A sum of £100m is peanuts in the expensive world of nuclear power stations, so regard the business secretary Kwasi Kwarteng’s funding for a round of development work on Sizewell C as a form of advertising. The cash is intended to send a message that the government is serious about getting the plant built in Suffolk. And it is an appeal for outside investors to volunteer to sit alongside developer EDF, the French state-backed group.
There was also a definition of a desirable investor: “British pension funds, insurers and other institutional investors from like-minded countries”. Note the nationality test. It is the closest we have come to official confirmation that China General Nuclear (CGN), originally slated for a 20% stake in Sizewell, will be kicked off the project. It remains to be seen how, legally, the government will rip up the 2015 deal with CGN signed by David Cameron’s government, but the intention is clear.
So, too, is the intended funding mechanism. It will be a regulated asset base (RAB) model, a version of the formula used at Heathrow Terminal 5 and the Thames Tideway giant sewer. The key point for investors is that they will see some income before Sizewell is built, unlike at Hinkley Point C where EDF and CGN earn their princely cashflows only when the electricity starts to flow.
The switch will lower Sizewell’s lifetime costs by “more than £30bn” versus Hinkley’s contracts-for-difference model, says the government, being economical with the economics. What it doesn’t mention is that any cost overrun (a real risk given nuclear’s reliable record of never hitting its construction budgets) will be shoved on to consumers, who will in any case see £10 a year added to household energy bills during the build phase. But, yes, Kwarteng is correct that the RAB model is the only one with a chance of attracting new investors.
What, though, if those British and like-minded institutions still refuse to play? Nuclear represents unknown territory for most of them. What if competition to invest, which is meant to be the other way in which RAB lowers financing costs, doesn’t materialise? What’s the government’s plan B?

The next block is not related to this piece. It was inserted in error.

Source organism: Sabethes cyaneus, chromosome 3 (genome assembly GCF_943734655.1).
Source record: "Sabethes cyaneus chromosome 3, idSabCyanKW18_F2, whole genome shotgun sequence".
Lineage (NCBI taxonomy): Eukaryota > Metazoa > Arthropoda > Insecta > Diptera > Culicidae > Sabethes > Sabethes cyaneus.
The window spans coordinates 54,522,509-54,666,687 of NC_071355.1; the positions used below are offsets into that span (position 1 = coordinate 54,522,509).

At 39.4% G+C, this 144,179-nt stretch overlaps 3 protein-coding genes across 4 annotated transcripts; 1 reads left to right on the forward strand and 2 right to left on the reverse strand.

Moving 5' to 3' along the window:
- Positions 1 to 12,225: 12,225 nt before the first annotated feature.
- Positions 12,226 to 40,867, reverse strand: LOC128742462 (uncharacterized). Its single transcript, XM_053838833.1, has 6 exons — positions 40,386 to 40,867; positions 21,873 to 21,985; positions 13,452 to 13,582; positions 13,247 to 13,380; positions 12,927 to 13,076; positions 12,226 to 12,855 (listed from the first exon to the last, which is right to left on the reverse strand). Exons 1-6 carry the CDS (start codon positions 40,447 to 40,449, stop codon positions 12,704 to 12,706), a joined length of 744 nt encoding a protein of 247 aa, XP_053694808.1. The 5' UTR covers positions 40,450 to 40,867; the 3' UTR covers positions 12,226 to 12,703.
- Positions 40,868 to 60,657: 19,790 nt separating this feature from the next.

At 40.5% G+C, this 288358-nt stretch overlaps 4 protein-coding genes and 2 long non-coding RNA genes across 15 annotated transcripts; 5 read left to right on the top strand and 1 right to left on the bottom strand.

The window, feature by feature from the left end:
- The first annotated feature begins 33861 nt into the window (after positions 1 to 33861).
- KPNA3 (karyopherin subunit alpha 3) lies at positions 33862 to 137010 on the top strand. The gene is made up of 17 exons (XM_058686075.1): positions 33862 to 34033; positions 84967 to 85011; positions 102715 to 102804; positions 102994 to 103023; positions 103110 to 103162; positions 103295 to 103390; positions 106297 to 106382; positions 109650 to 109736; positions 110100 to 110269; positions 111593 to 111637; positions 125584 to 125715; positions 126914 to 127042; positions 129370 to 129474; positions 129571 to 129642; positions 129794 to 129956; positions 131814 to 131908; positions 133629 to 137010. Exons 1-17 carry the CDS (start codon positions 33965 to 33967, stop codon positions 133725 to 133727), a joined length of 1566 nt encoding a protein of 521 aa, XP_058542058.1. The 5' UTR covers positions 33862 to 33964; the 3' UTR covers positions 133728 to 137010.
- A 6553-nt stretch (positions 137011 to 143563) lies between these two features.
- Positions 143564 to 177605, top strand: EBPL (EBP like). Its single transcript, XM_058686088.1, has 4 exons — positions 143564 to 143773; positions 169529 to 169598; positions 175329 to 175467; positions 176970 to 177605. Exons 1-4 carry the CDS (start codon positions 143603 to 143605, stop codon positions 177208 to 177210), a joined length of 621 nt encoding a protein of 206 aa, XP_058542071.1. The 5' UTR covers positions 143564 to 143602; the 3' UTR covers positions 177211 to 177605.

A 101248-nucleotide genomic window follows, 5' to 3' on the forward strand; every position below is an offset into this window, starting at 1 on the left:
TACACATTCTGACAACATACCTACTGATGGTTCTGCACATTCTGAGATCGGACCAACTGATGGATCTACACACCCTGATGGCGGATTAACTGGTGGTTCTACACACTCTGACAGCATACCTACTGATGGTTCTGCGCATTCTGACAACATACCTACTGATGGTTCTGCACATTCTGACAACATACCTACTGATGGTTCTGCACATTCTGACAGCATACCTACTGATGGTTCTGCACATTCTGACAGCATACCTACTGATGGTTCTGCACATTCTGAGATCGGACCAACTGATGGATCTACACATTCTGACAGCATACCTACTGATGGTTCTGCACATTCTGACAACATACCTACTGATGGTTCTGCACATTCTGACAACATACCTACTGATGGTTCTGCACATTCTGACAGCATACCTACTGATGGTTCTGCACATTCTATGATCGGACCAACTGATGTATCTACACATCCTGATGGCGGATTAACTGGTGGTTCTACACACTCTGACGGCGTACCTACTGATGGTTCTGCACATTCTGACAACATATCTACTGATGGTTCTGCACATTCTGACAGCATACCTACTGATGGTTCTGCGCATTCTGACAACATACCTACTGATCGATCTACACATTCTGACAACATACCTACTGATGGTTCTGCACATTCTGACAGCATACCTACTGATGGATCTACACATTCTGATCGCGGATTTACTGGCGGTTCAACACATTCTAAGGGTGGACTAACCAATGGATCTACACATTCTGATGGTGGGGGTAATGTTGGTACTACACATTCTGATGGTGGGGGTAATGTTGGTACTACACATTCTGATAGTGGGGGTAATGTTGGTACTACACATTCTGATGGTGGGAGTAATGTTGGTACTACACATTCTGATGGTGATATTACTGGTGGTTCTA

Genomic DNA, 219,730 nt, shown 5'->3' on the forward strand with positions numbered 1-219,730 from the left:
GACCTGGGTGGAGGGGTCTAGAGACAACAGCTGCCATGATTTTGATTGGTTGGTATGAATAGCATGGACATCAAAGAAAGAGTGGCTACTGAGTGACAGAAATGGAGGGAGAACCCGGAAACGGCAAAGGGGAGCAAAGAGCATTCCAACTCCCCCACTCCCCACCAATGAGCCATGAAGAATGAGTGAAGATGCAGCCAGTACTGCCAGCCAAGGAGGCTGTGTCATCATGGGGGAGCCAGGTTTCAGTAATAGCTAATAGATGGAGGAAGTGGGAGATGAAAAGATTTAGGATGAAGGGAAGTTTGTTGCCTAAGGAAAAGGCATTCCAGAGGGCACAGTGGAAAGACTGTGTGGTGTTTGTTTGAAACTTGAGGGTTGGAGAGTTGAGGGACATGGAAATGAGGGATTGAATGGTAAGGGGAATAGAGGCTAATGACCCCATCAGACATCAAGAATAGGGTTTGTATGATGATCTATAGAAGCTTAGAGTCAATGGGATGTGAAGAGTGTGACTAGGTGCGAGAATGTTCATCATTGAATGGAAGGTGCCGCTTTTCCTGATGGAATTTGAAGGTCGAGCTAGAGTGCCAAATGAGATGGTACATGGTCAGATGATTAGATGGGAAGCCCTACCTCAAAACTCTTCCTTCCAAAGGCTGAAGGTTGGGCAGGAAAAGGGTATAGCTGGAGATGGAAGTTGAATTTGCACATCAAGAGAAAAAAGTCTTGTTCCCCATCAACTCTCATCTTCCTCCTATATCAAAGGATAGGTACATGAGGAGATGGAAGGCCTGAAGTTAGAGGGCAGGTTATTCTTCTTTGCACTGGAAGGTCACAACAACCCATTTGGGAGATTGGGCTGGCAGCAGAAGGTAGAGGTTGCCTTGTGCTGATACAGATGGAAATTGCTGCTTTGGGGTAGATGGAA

The only possible solution is for the state to invest directly. If that is so, wouldn’t it be better to run an upfront benchmarking exercise at the outset to compare the numbers? Sizewell, unfortunately, is probably inevitable given the current panic over high gas prices and long-term energy security. But taxpayers, on the hook anyway via household bills, deserve to know that the odd billion or three isn’t being diverted unnecessarily to intermediaries.
By the time Sizewell’s sums become enormous, transparency will be essential. The government has just thrown £1.7bn at Bulb, the failed energy supplier, to keep it on life support and it will be a miracle if all the cash comes back in full. In that context, using public money to invest in a productive energy asset doesn’t seem such an awful prospect.
Theodore Agnew’s dramatic resignation as counter-fraud minister this week has stung Rishi Sunak. So it should. “A combination of arrogance, indolence and ignorance freezes the government machine” in dealing with Covid fraud, said the outgoing minster, which is a heavy charge. Cue a series of tweets from the chancellor on Wednesday about how he is not ignoring or “writing off” the problem.
In one respect, one can sympathise with Sunak. In the early stage of the pandemic, it was indeed important to get money out of the door quickly to small businesses. Some level of fraud was inevitable. Perfection was impossible.
The question posed by Lord Agnew, though, is different. Is the government chasing the fraudsters as hard as it could? It was also the challenge set by the National Audit Office last month when it reviewed the £47bn bounceback loan scheme, which is estimated by the business department to have generated £4.9bn of fraudulent loans.
The NAO’s advice was clear: the government should produce a formal strategy for managing bounceback loan fraud; it should set targets for success; it should report on the performance of each counter-fraud measure; it should assess resources regularly. In short, inject professionalism and accountability into the process.
Is the £100m that Sunak said has been invested into the taxpayer protection taskforce enough? It is hard to tell until the government sets public targets for how much could be recouped. Until then, the suspicion will remain that fraud levels are, as Agnew put it, “a multiple of what should be happening”.